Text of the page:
I’m sorry. I know Percy Jackson & The Lightning Thief isn’t targeted at scholars with a Phd in Greek mythology, but come on, at least give it some meat for the youngsters to chew on. Teenagers aren’t stupid these days. They know sloppy storytelling when they see it. Or maybe they don’t, if they love awesome visual effects that upstage the story. Whatever. All I know is that the target audience of this movie is a lot older than that of, say, Harry Potter And The Sorcerer’s Stone, and yet Sorcerer’s Stone is better.
I don’t even know where to begin. Well, at the start, I suppose. The great Greek gods of Zeus (Sean Bean) and Poseidon (Kevin McKidd) descend upon New York City — everyone’s favourite city for mass destruction — and argue over the Lightning Thief, a demigod delinquent accused of stealing Zeus’ Lightning Bolt, his most treasured weapon. Am I the only one who thinks it’s a letdown that Zeus never shows us the full power of his Bolt? Never mind. Zeus accuses Poseidon’s son of the crime and gives him 14 days to return the weapon. Zeus and Poseidon, in case you are unaware, are brothers and, together with their third brother Hades, are delinquents themselves. If I remember my Greek mythology correctly, they team up to overthrow their Titan father Kronos in order to rule Olympus. What nasty little buggers.
And then we meet Percy Jackson (Logan Lerman), an average school kid with what he thinks is dyslexia and an overgrown Justin Bieber haircut. He likes to sink to the bottom of swimming pools and contemplate life. Why? Because he thinks better underwater. So he’s certainly not Hades’ or Zeus’ offspring. He has a friend, Grover (Brandon T. Jackson), who later reveals that his two human legs have been replaced by goat’s legs, and that he is in fact a satyr. Or a faun. Whichever one you grew up with. Grover announces that he’s always been Percy’s protector, and now that the gods plan to start a war if Percy doesn’t return the Bolt, he brings Percy to Camp Half-Blood (Prince?), a demigod training ground that is, as far as I can tell, just off the main road. Its open field is located in a clearing in the forest along the bank of a river. Fly a helicopter in there and — voila! — media cameras will be knocking on its front door all year long.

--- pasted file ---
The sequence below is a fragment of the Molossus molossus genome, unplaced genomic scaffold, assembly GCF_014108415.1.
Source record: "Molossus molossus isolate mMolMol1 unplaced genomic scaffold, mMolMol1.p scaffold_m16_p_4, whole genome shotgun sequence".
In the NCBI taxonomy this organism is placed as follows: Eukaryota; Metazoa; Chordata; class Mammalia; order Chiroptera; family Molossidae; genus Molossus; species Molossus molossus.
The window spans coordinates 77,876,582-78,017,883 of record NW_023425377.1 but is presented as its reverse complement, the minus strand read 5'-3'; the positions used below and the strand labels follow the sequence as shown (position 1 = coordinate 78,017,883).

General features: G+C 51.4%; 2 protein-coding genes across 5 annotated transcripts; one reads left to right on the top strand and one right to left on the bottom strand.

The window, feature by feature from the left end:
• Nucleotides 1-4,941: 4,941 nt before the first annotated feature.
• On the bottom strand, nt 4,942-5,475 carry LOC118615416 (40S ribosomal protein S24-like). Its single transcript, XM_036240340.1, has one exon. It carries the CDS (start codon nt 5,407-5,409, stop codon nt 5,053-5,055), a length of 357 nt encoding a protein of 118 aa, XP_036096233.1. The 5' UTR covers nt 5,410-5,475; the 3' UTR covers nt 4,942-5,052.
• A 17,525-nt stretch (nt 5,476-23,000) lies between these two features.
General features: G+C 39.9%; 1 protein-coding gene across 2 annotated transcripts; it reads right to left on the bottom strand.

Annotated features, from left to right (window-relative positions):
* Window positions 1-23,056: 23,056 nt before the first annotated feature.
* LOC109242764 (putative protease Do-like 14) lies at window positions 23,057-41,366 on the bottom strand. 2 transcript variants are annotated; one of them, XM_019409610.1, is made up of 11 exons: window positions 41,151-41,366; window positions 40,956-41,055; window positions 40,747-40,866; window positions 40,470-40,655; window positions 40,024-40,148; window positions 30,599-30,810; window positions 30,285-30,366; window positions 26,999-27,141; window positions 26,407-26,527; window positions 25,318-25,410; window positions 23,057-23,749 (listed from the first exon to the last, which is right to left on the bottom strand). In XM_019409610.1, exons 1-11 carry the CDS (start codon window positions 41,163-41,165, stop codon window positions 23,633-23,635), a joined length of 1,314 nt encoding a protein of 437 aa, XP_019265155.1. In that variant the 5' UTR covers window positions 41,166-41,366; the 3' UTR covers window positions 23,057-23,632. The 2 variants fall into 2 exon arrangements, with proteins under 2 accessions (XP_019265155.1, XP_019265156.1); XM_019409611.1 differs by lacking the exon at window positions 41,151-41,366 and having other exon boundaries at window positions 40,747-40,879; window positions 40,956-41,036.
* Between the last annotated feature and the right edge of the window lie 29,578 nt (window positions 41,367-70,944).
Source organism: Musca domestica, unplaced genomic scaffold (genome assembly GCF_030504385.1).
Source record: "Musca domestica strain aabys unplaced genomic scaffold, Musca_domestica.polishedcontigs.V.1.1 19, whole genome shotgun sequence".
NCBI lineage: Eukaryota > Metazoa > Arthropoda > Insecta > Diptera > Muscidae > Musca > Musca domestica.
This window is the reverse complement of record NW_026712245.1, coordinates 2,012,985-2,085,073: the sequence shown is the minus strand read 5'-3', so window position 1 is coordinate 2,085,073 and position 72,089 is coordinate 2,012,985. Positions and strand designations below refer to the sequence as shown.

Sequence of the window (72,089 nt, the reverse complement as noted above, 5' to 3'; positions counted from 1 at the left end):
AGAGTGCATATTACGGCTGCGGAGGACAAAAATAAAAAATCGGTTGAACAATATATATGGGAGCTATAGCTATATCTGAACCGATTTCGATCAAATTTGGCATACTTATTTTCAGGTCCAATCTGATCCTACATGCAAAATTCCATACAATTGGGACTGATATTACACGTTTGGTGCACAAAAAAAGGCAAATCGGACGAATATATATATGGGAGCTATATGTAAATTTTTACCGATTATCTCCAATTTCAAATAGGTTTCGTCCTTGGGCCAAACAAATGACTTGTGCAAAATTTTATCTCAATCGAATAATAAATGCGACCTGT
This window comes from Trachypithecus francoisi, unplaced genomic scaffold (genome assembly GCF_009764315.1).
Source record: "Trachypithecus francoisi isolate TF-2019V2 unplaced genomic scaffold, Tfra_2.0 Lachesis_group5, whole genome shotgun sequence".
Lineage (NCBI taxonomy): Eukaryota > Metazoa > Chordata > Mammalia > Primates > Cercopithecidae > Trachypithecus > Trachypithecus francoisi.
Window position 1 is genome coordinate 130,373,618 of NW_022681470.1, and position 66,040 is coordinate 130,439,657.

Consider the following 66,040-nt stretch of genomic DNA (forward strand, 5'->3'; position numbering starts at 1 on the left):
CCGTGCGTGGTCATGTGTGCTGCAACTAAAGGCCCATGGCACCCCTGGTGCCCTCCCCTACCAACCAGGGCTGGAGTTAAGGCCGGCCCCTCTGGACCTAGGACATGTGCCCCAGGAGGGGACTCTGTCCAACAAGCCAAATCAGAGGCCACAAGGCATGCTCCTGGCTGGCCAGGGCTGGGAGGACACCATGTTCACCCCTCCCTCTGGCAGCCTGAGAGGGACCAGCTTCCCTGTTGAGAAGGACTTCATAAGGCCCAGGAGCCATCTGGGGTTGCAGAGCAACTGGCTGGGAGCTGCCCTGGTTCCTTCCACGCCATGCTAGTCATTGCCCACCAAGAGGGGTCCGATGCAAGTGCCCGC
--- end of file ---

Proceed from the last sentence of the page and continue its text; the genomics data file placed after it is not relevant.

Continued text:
At the camp Percy falls instantly in love with the dangerously sexy, more experienced demigod Annabeth (Alexandra Daddario), who claims she’s the daughter of Athena and some random dude — “I have strong feelings for you Percy. I just don’t know if they’re positive or negative”. Well, leave it to the grand adventure you’re about to embark upon together to help you decide. Here’s the plot: Percy’s human mother has been kidnapped by Hades (Steve Coogan, yes, Steve Coogan) because Hades wants the Lightning Bolt. He is, as you recall, the god of the underworld. His mischief comes with the territory. So against the orders of his trainer, Chiron (Pierce Brosnan), Percy sneaks out of the camp in order to reclaim his mother.
There are some wonderful sequences in this movie, most of which involve classical Greek monsters. There’s a perilous encounter with Medusa, played by Uma Thurman as a toned down Poison Ivy. And there’s a stunning, albeit preposterous, battle against the Hydra (formed out of robotic janitors) in the Parthenon, Nashville, Tennessee. But a movie has to rise above its visual effects, no matter how good they may be, and Percy Jackson doesn’t. Its story is bogged down by a puerile premise and young characters who shouldn’t be allowed to survive the very first car crash. And is it just me or is the idea of Greek gods being lousy fathers pure gibberish? “Looks like we all have daddy issues”, a demigod says at one point. I’d love to see Dr. Phil try to handle them.
Best Moment | Joe Pantoliano’s beer-guzzling, foul-mouthed, aggressive stepdad character. Little screen time, but he steals the show.
Worst Moment | The story. And maybe those flying Converse shoes.